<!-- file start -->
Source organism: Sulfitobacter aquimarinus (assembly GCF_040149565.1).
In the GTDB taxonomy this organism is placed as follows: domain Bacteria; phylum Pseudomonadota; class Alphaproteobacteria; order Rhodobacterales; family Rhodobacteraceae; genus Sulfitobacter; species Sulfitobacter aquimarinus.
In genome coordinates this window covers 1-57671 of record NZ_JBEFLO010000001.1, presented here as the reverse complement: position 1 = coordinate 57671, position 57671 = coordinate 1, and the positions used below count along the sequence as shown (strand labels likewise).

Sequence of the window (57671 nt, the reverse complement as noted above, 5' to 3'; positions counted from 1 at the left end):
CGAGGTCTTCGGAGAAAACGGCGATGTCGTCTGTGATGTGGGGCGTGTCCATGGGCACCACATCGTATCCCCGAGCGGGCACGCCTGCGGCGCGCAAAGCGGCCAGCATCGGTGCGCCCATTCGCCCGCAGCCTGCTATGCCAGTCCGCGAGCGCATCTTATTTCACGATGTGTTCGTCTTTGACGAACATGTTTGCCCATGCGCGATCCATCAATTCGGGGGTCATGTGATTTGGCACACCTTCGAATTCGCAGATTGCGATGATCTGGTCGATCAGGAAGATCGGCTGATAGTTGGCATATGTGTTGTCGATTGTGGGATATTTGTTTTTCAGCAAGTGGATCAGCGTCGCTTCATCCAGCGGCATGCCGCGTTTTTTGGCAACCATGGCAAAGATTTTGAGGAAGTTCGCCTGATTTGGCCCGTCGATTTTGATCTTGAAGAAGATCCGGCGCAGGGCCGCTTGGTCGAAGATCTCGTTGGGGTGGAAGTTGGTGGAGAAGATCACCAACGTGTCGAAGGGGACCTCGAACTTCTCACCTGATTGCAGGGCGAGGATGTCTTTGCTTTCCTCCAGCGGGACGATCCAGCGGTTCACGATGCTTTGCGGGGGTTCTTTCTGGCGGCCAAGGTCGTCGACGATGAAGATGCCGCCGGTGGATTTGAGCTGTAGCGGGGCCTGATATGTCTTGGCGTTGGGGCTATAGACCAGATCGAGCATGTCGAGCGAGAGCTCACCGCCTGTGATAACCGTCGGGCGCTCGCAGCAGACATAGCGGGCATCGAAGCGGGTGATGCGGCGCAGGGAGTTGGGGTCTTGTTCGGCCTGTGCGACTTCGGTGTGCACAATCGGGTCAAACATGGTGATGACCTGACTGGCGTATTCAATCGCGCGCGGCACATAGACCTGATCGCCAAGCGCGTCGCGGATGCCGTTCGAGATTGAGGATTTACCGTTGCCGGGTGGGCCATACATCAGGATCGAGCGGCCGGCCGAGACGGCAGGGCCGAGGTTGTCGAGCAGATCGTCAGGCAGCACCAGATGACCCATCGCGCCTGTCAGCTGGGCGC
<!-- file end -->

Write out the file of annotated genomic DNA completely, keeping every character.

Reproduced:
Source organism: Sulfitobacter aquimarinus (assembly GCF_040149565.1).
In the GTDB taxonomy this organism is placed as follows: domain Bacteria; phylum Pseudomonadota; class Alphaproteobacteria; order Rhodobacterales; family Rhodobacteraceae; genus Sulfitobacter; species Sulfitobacter aquimarinus.
In genome coordinates this window covers 1-57671 of record NZ_JBEFLO010000001.1, presented here as the reverse complement: position 1 = coordinate 57671, position 57671 = coordinate 1, and the positions used below count along the sequence as shown (strand labels likewise).

Sequence of the window (57671 nt, the reverse complement as noted above, 5' to 3'; positions counted from 1 at the left end):
CGAGGTCTTCGGAGAAAACGGCGATGTCGTCTGTGATGTGGGGCGTGTCCATGGGCACCACATCGTATCCCCGAGCGGGCACGCCTGCGGCGCGCAAAGCGGCCAGCATCGGTGCGCCCATTCGCCCGCAGCCTGCTATGCCAGTCCGCGAGCGCATCTTATTTCACGATGTGTTCGTCTTTGACGAACATGTTTGCCCATGCGCGATCCATCAATTCGGGGGTCATGTGATTTGGCACACCTTCGAATTCGCAGATTGCGATGATCTGGTCGATCAGGAAGATCGGCTGATAGTTGGCATATGTGTTGTCGATTGTGGGATATTTGTTTTTCAGCAAGTGGATCAGCGTCGCTTCATCCAGCGGCATGCCGCGTTTTTTGGCAACCATGGCAAAGATTTTGAGGAAGTTCGCCTGATTTGGCCCGTCGATTTTGATCTTGAAGAAGATCCGGCGCAGGGCCGCTTGGTCGAAGATCTCGTTGGGGTGGAAGTTGGTGGAGAAGATCACCAACGTGTCGAAGGGGACCTCGAACTTCTCACCTGATTGCAGGGCGAGGATGTCTTTGCTTTCCTCCAGCGGGACGATCCAGCGGTTCACGATGCTTTGCGGGGGTTCTTTCTGGCGGCCAAGGTCGTCGACGATGAAGATGCCGCCGGTGGATTTGAGCTGTAGCGGGGCCTGATATGTCTTGGCGTTGGGGCTATAGACCAGATCGAGCATGTCGAGCGAGAGCTCACCGCCTGTGATAACCGTCGGGCGCTCGCAGCAGACATAGCGGGCATCGAAGCGGGTGATGCGGCGCAGGGAGTTGGGGTCTTGTTCGGCCTGTGCGACTTCGGTGTGCACAATCGGGTCAAACATGGTGATGACCTGACTGGCGTATTCAATCGCGCGCGGCACATAGACCTGATCGCCAAGCGCGTCGCGGATGCCGTTCGAGATTGAGGATTTACCGTTGCCGGGTGGGCCATACATCAGGATCGAGCGGCCGGCCGAGACGGCAGGGCCGAGGTTGTCGAGCAGATCGTCAGGCAGCACCAGATGACCCATCGCGCCTGTCAGCTGGGCGC